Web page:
Originally Posted by Dick Applebaum
You are right on!
MS hasa way of coming late to the dance and leaving with the Prom Queen -- underestimate them at your own risk.
Excuse me guys, but MS jumped into the so called tablet space in 2001. They've also been heavily been promoting real tablets with Vista and Win 7. So let's not state things incorrectly. They aren't late to the ball, they just been tripping and falling all over the floor, and have gone back to rub their ankles and feet.
MS has major problems when it comes to tablets. Their insistence that they run real Windows programs is the biggie. All other tablet OS companies either don't come from a desktop heritage, or understand that it won't work in the small screen touch space. Not MS, they insist that it's the only way to go.
The question is how does it go? So far it hasn't gone anywhere (ooh, a pun). The problem for MS is that they know quite well that they have a major problem if a new form factor comes out and becomes a major factor in computing, without running legacy programs. One problem MS had while developing Longhorn, we all remember the fiasco with that, right?; was that they tried to insert major new technologies (well, Cairo wasn't new, but it hadn't been used either) while maintaining full backwards compatibility. It failed. Apple had tried that with Copeland in the '90's, and it failed as well, though there were other reasons, in addition.
So if MS were to develop a tablet that didn't run Windows programs, there would be little incentive for their customers to stay with the platform. A survey was done a couple of years ago that basically asked that question when Windows was seen to be having problems. The question to CIO's in major companies was whether they would stay with Windows if MS modernized the platform at the expense of backwards compatibility. The result was that about 50% said they would leave the platform. About half said they would move to the Mac, and the rest to a Linux distro such as Red Hat.
We can see the problem MS has. As far as they're concerned, the name Windows is exceedingly important to them, which is why they call everything by that name, even though most of their products aren't actually Windows products at all.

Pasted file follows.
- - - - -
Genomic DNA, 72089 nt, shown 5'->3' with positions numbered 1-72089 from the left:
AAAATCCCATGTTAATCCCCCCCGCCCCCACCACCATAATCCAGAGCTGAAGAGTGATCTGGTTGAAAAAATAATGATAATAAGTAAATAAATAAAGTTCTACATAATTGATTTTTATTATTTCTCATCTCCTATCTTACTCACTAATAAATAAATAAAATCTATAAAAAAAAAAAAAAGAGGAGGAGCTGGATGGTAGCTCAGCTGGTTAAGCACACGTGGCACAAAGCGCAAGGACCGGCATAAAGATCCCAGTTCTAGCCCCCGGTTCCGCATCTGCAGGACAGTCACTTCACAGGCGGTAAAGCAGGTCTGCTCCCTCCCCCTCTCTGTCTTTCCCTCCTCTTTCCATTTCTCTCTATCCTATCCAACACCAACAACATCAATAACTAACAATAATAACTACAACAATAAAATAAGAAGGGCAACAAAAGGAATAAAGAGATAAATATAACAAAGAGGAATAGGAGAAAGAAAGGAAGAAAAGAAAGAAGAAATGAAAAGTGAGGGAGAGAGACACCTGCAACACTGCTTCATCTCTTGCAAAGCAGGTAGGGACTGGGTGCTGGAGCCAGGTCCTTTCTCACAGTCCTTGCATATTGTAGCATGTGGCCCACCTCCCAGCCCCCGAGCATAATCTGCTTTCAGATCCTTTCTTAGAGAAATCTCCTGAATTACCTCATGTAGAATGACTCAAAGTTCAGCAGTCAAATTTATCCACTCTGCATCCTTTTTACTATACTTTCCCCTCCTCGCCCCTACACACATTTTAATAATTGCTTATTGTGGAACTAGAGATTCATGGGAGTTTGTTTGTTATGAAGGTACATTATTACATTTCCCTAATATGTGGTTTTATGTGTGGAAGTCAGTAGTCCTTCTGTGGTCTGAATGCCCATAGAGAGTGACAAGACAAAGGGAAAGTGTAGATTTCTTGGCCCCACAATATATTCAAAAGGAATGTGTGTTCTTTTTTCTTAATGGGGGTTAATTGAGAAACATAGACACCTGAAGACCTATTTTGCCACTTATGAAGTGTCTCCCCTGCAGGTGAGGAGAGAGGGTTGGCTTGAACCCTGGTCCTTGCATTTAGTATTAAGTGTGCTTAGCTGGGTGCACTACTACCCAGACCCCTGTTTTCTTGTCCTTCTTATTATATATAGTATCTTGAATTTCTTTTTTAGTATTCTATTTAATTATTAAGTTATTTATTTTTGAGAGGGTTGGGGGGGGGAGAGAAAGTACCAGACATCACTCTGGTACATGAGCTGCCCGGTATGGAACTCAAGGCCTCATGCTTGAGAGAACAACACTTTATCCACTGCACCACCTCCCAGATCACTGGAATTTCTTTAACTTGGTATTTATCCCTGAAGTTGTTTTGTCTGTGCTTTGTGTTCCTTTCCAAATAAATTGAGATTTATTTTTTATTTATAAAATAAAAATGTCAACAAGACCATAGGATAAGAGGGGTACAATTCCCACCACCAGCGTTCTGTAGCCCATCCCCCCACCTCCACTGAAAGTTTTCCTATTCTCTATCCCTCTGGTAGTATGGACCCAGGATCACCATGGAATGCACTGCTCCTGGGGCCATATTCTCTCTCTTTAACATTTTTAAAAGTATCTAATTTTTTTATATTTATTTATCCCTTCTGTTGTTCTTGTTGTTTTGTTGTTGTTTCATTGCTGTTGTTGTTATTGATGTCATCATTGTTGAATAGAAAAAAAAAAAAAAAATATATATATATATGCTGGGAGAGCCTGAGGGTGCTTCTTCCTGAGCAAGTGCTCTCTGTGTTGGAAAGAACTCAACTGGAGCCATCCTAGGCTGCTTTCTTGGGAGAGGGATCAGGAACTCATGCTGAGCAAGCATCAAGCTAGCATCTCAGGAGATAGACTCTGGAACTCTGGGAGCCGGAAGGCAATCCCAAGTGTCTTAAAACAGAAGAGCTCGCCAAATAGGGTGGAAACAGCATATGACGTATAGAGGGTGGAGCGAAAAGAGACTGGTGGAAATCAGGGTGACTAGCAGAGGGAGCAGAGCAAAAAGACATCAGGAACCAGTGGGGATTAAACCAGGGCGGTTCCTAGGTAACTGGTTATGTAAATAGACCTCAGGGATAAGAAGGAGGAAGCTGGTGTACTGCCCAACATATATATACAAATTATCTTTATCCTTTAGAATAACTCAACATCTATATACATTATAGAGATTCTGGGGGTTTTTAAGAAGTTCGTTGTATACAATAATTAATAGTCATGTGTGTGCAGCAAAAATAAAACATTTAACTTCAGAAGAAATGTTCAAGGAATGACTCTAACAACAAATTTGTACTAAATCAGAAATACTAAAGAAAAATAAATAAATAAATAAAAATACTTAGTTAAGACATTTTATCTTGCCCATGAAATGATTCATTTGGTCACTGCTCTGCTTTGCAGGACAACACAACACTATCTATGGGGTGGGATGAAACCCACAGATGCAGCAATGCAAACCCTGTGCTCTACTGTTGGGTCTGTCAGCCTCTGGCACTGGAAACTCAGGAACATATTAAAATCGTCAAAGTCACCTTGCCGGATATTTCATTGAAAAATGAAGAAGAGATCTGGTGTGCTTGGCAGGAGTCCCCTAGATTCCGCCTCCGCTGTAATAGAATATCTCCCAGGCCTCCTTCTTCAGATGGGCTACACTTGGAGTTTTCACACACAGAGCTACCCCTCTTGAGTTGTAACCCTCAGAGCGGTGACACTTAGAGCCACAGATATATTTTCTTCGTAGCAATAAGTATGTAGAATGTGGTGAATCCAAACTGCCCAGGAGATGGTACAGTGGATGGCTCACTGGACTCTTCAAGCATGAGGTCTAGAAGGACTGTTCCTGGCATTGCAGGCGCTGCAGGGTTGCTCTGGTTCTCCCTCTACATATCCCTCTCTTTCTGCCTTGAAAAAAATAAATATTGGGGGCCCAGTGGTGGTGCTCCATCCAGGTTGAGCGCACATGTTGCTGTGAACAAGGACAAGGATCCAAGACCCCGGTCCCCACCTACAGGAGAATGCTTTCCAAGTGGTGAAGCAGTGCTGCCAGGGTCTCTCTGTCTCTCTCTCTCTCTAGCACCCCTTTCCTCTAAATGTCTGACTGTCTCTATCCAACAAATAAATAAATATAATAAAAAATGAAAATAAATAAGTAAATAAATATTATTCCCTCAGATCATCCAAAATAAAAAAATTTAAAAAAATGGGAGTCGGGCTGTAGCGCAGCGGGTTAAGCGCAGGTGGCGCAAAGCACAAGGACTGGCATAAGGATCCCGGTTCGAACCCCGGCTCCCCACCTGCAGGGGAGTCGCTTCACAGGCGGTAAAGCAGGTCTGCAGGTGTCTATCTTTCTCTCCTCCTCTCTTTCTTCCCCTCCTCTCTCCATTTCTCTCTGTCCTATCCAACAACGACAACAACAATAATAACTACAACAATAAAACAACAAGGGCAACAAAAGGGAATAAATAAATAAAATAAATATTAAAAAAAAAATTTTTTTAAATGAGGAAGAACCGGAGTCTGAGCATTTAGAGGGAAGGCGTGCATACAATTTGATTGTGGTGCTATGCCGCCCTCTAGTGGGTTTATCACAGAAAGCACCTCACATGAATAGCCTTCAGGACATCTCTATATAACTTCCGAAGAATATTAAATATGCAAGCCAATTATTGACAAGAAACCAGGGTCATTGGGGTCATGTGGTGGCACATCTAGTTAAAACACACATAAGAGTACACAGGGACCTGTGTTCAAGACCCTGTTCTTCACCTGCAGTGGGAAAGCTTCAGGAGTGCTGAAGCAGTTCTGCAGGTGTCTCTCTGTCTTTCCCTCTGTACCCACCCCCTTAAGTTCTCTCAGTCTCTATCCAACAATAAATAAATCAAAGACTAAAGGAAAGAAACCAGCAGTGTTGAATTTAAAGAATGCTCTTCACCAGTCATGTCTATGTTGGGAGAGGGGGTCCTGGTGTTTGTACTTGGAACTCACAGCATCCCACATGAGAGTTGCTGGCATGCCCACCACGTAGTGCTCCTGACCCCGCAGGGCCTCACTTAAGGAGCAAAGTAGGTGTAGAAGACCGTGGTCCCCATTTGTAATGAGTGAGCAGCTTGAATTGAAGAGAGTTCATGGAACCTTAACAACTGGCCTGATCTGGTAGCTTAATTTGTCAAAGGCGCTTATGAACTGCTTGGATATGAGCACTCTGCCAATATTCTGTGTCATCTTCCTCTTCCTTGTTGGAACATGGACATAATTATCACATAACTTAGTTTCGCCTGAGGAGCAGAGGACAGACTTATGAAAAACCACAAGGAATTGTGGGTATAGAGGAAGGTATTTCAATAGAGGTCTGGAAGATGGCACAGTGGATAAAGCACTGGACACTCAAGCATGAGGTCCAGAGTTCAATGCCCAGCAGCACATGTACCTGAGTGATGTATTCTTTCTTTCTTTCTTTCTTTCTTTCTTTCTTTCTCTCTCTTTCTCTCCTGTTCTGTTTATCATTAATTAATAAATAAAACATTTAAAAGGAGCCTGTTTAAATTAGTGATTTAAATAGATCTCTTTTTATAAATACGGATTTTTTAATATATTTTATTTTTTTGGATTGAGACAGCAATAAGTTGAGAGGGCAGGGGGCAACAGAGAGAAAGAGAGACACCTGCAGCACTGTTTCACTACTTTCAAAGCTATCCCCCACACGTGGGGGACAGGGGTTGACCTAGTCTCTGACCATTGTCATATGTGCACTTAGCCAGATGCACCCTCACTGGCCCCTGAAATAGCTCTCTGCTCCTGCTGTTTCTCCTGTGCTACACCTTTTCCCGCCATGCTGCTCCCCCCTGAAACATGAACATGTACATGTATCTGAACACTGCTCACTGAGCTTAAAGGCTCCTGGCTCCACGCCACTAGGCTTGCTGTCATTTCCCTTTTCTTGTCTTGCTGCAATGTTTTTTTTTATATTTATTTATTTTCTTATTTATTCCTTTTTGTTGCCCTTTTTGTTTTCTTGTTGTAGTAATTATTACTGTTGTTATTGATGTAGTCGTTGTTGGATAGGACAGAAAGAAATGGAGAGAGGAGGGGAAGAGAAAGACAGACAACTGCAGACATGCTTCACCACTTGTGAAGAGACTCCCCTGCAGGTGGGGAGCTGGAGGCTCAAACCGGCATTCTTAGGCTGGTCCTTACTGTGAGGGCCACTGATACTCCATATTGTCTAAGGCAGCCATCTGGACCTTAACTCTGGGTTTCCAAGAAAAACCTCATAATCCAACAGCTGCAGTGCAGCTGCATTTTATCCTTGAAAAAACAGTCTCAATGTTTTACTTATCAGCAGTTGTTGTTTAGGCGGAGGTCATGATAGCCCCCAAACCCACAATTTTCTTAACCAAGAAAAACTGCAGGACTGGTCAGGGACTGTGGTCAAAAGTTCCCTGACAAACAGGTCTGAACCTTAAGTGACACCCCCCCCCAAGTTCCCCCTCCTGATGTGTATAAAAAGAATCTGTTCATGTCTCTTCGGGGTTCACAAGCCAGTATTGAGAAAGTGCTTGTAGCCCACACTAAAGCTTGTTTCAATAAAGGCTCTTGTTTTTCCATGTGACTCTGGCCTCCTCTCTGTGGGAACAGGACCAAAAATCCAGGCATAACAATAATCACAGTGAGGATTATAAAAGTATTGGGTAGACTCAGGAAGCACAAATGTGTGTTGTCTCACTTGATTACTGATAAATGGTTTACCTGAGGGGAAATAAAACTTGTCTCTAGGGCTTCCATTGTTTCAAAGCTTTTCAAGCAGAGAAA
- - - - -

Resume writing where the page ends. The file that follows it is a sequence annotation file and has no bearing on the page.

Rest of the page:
But in the tablet space, they need actual Windows if they're not going to become a footnote in the future. But there's a disconnect between need and doability (my word). It just isn't easy to do. There is a major conflict between a touch interface and a keyboard/mouse interface. Apple got this, Google had no OS to hold them back, and so they got it. MS hasn't got it yet, and there's a very big question as to whether they can get it.
So while a recent poll has shown that there is a demand for a real Windows tablet, the question is whether MS can deliver on that. I'm not even questioning MS's competence in the area. No doubt they have that competence. But it may not matter. Let's say that they produce a wonderful touch UI for Windows running in the background. How are developers going to react to that? Their programs won't work, either at all, or for the most part. What then?
This is MS's biggest nightmare. If the programs won't work without major reworking, then why bother? Can they come out with an interface that will somehow make the complex Windows UI work on a small, low Rez screen? They haven't been able to do so yet. What can they do to make it so? They seem to be changing the UI entirely, if what they've shown as a possible UI for Windows 8 is real. But it's more like their phone than anything else. How will that work, assuming it's real?
I'm not so optimistic for MS right now, and neither is anyone else. They've certainly got their work cut out for themselves, and their developers who may not play along.